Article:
In Martinez v. Celtic Bank, the Southern District of New York recently denied a motion for summary judgment finding that a jury could consider an investigation reckless when a furnisher fails to review any records other than a payment history in response to a dispute that an account was erroneously reported as delinquent.

The case arose out of the plaintiff opening a credit card account with Celtic Bank (Celtic). Genesis FS Card Services, Inc. (Genesis) serviced the account on behalf of Celtic. In May 2020, Genesis enrolled eligible cardholders such as the plaintiff in a “Disaster Relief Program” (DRP). The plaintiff was told by Genesis that her account would not be reported as late once she was enrolled in the DRP. According to Genesis, the plaintiff allowed the account to become 30 days past due in August 2020 and Genesis reported this to the consumer reporting agencies (CRAs).

In December 2021, the plaintiff began contacting Genesis directly regarding its reporting of her account as delinquent. After reviewing the content of the May 2020 phone call, Genesis determined that the terms of the DRP as explained to the plaintiff were incorrect and agreed to request that the August 2020 delinquency be removed from her credit report. However, prior to Celtic’s determination, the plaintiff had submitted six separate disputes to the CRAs between January and June 2022. The plaintiff did not reference the DRP in her disputes, but instead only claimed that she had never made a late payment on the account. In its investigation into three of the disputes, Genesis used an automated program that only reviewed the payment history. As for the remaining three, live agents investigated the plaintiff’s disputes but likewise only reviewed the payment history.

The plaintiff brought suit against Celtic alleging that it (through its servicer Genesis) had failed to conduct a reasonable investigation in violation of FCRA § 1681s-2(b). Celtic moved for summary judgment on the claim that Celtic had committed a willful violation. The Southern District of New York found that Celtic was not consciously aware that a violation would result from its approach to investigating disputes and therefore Celtic did not knowingly violate the statute. However, the court found that Genesis’ “inquiry into payment history, alone, risked overlooking actions taken to remove the debt or other evidence that the debt was inaccurate.” According to the court, this approach could be considered by a jury as knowingly accepting a substantial risk of violation and therefore summary judgment was not appropriate.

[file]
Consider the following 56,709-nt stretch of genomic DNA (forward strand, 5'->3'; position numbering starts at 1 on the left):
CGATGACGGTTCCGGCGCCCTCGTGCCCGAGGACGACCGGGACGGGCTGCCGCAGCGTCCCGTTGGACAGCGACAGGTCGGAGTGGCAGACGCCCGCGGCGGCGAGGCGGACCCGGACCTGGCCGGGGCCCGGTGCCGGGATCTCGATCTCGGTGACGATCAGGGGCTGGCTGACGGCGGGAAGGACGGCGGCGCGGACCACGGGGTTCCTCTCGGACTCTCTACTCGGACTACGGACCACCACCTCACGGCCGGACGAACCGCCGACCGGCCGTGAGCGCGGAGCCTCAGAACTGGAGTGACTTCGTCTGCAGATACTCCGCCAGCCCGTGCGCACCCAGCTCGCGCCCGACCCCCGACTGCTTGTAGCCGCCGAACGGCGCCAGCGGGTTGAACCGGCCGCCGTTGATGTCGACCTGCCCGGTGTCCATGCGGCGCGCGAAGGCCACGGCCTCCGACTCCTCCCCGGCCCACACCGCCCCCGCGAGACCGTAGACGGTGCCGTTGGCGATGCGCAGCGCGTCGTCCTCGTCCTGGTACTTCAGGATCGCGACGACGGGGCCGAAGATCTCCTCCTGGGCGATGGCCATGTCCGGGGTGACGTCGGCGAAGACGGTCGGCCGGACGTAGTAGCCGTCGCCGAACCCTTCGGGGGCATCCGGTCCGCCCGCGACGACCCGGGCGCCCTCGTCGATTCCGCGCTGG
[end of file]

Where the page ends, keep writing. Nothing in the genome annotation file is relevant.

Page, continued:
Although this case does not create bright-line precedent that account level documents must be reviewed in connection with every credit reporting dispute, it indicates reliance solely on a payment history is perilous. It also serves as important guidance for furnishers developing their dispute procedures to avoid limitations on what documents can be reviewed and further demonstrates the potential for credit card issuers to be held liable for actions taken by their servicers.